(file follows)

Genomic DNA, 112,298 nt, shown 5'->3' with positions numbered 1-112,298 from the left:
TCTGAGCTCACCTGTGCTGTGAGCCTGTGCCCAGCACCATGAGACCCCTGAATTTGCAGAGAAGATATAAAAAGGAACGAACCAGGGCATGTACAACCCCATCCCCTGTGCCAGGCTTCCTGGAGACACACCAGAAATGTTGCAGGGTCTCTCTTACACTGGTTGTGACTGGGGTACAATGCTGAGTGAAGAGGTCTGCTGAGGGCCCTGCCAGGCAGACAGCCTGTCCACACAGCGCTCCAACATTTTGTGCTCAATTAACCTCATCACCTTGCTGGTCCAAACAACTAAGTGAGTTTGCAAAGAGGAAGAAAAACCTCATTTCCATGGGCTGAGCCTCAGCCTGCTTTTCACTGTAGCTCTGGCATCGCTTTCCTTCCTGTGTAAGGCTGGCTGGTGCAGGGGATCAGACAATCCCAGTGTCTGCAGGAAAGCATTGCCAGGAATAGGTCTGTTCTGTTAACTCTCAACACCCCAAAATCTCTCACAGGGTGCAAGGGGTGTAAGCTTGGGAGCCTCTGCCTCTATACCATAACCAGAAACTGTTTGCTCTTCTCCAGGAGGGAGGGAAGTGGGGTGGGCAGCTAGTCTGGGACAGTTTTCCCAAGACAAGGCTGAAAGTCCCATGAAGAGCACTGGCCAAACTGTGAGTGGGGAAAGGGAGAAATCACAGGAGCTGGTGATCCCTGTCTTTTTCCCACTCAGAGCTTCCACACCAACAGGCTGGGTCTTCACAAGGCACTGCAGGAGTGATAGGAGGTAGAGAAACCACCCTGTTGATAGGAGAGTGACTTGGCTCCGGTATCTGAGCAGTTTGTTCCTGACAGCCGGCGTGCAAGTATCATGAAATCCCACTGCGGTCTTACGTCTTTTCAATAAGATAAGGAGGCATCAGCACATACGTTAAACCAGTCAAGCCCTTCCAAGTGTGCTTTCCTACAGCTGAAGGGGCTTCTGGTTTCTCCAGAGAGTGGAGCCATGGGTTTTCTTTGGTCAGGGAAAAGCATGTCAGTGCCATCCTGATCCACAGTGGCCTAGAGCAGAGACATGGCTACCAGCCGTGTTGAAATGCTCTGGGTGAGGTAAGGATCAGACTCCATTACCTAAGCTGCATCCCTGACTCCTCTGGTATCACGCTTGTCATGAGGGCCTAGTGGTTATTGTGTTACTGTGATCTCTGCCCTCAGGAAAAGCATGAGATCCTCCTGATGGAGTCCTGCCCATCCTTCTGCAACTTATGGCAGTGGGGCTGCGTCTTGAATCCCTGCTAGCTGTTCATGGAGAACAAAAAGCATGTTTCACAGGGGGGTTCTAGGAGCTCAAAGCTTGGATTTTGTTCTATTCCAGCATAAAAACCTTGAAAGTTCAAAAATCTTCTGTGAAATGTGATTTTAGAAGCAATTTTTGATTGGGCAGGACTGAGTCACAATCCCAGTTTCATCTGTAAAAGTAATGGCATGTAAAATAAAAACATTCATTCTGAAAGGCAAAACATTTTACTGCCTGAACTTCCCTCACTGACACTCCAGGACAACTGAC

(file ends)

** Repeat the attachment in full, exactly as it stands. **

Genomic DNA, 112,298 nt, shown 5'->3' with positions numbered 1-112,298 from the left:
TCTGAGCTCACCTGTGCTGTGAGCCTGTGCCCAGCACCATGAGACCCCTGAATTTGCAGAGAAGATATAAAAAGGAACGAACCAGGGCATGTACAACCCCATCCCCTGTGCCAGGCTTCCTGGAGACACACCAGAAATGTTGCAGGGTCTCTCTTACACTGGTTGTGACTGGGGTACAATGCTGAGTGAAGAGGTCTGCTGAGGGCCCTGCCAGGCAGACAGCCTGTCCACACAGCGCTCCAACATTTTGTGCTCAATTAACCTCATCACCTTGCTGGTCCAAACAACTAAGTGAGTTTGCAAAGAGGAAGAAAAACCTCATTTCCATGGGCTGAGCCTCAGCCTGCTTTTCACTGTAGCTCTGGCATCGCTTTCCTTCCTGTGTAAGGCTGGCTGGTGCAGGGGATCAGACAATCCCAGTGTCTGCAGGAAAGCATTGCCAGGAATAGGTCTGTTCTGTTAACTCTCAACACCCCAAAATCTCTCACAGGGTGCAAGGGGTGTAAGCTTGGGAGCCTCTGCCTCTATACCATAACCAGAAACTGTTTGCTCTTCTCCAGGAGGGAGGGAAGTGGGGTGGGCAGCTAGTCTGGGACAGTTTTCCCAAGACAAGGCTGAAAGTCCCATGAAGAGCACTGGCCAAACTGTGAGTGGGGAAAGGGAGAAATCACAGGAGCTGGTGATCCCTGTCTTTTTCCCACTCAGAGCTTCCACACCAACAGGCTGGGTCTTCACAAGGCACTGCAGGAGTGATAGGAGGTAGAGAAACCACCCTGTTGATAGGAGAGTGACTTGGCTCCGGTATCTGAGCAGTTTGTTCCTGACAGCCGGCGTGCAAGTATCATGAAATCCCACTGCGGTCTTACGTCTTTTCAATAAGATAAGGAGGCATCAGCACATACGTTAAACCAGTCAAGCCCTTCCAAGTGTGCTTTCCTACAGCTGAAGGGGCTTCTGGTTTCTCCAGAGAGTGGAGCCATGGGTTTTCTTTGGTCAGGGAAAAGCATGTCAGTGCCATCCTGATCCACAGTGGCCTAGAGCAGAGACATGGCTACCAGCCGTGTTGAAATGCTCTGGGTGAGGTAAGGATCAGACTCCATTACCTAAGCTGCATCCCTGACTCCTCTGGTATCACGCTTGTCATGAGGGCCTAGTGGTTATTGTGTTACTGTGATCTCTGCCCTCAGGAAAAGCATGAGATCCTCCTGATGGAGTCCTGCCCATCCTTCTGCAACTTATGGCAGTGGGGCTGCGTCTTGAATCCCTGCTAGCTGTTCATGGAGAACAAAAAGCATGTTTCACAGGGGGGTTCTAGGAGCTCAAAGCTTGGATTTTGTTCTATTCCAGCATAAAAACCTTGAAAGTTCAAAAATCTTCTGTGAAATGTGATTTTAGAAGCAATTTTTGATTGGGCAGGACTGAGTCACAATCCCAGTTTCATCTGTAAAAGTAATGGCATGTAAAATAAAAACATTCATTCTGAAAGGCAAAACATTTTACTGCCTGAACTTCCCTCACTGACACTCCAGGACAACTGAC